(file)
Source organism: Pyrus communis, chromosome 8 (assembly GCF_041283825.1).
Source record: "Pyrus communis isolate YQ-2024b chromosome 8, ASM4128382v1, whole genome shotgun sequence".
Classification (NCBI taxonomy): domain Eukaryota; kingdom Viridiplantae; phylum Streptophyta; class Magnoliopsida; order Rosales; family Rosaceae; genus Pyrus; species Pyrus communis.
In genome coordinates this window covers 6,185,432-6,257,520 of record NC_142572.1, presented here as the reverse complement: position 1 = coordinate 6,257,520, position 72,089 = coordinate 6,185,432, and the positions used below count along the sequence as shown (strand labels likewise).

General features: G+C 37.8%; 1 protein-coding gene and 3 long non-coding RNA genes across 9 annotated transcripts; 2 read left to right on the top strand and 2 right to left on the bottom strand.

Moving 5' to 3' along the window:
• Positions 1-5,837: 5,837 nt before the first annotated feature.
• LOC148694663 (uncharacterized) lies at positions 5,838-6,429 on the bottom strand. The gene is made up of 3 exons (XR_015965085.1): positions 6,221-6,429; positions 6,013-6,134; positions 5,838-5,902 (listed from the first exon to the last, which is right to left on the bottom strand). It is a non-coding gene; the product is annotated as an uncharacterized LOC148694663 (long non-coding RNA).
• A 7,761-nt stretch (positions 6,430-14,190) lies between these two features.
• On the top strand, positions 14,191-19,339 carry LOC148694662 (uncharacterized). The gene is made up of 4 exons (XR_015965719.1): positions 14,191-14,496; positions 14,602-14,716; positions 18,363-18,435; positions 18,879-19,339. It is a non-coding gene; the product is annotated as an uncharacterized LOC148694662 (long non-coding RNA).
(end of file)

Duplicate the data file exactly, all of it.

Source organism: Pyrus communis, chromosome 8 (assembly GCF_041283825.1).
Source record: "Pyrus communis isolate YQ-2024b chromosome 8, ASM4128382v1, whole genome shotgun sequence".
Classification (NCBI taxonomy): domain Eukaryota; kingdom Viridiplantae; phylum Streptophyta; class Magnoliopsida; order Rosales; family Rosaceae; genus Pyrus; species Pyrus communis.
In genome coordinates this window covers 6,185,432-6,257,520 of record NC_142572.1, presented here as the reverse complement: position 1 = coordinate 6,257,520, position 72,089 = coordinate 6,185,432, and the positions used below count along the sequence as shown (strand labels likewise).

General features: G+C 37.8%; 1 protein-coding gene and 3 long non-coding RNA genes across 9 annotated transcripts; 2 read left to right on the top strand and 2 right to left on the bottom strand.

Moving 5' to 3' along the window:
• Positions 1-5,837: 5,837 nt before the first annotated feature.
• LOC148694663 (uncharacterized) lies at positions 5,838-6,429 on the bottom strand. The gene is made up of 3 exons (XR_015965085.1): positions 6,221-6,429; positions 6,013-6,134; positions 5,838-5,902 (listed from the first exon to the last, which is right to left on the bottom strand). It is a non-coding gene; the product is annotated as an uncharacterized LOC148694663 (long non-coding RNA).
• A 7,761-nt stretch (positions 6,430-14,190) lies between these two features.
• On the top strand, positions 14,191-19,339 carry LOC148694662 (uncharacterized). The gene is made up of 4 exons (XR_015965719.1): positions 14,191-14,496; positions 14,602-14,716; positions 18,363-18,435; positions 18,879-19,339. It is a non-coding gene; the product is annotated as an uncharacterized LOC148694662 (long non-coding RNA).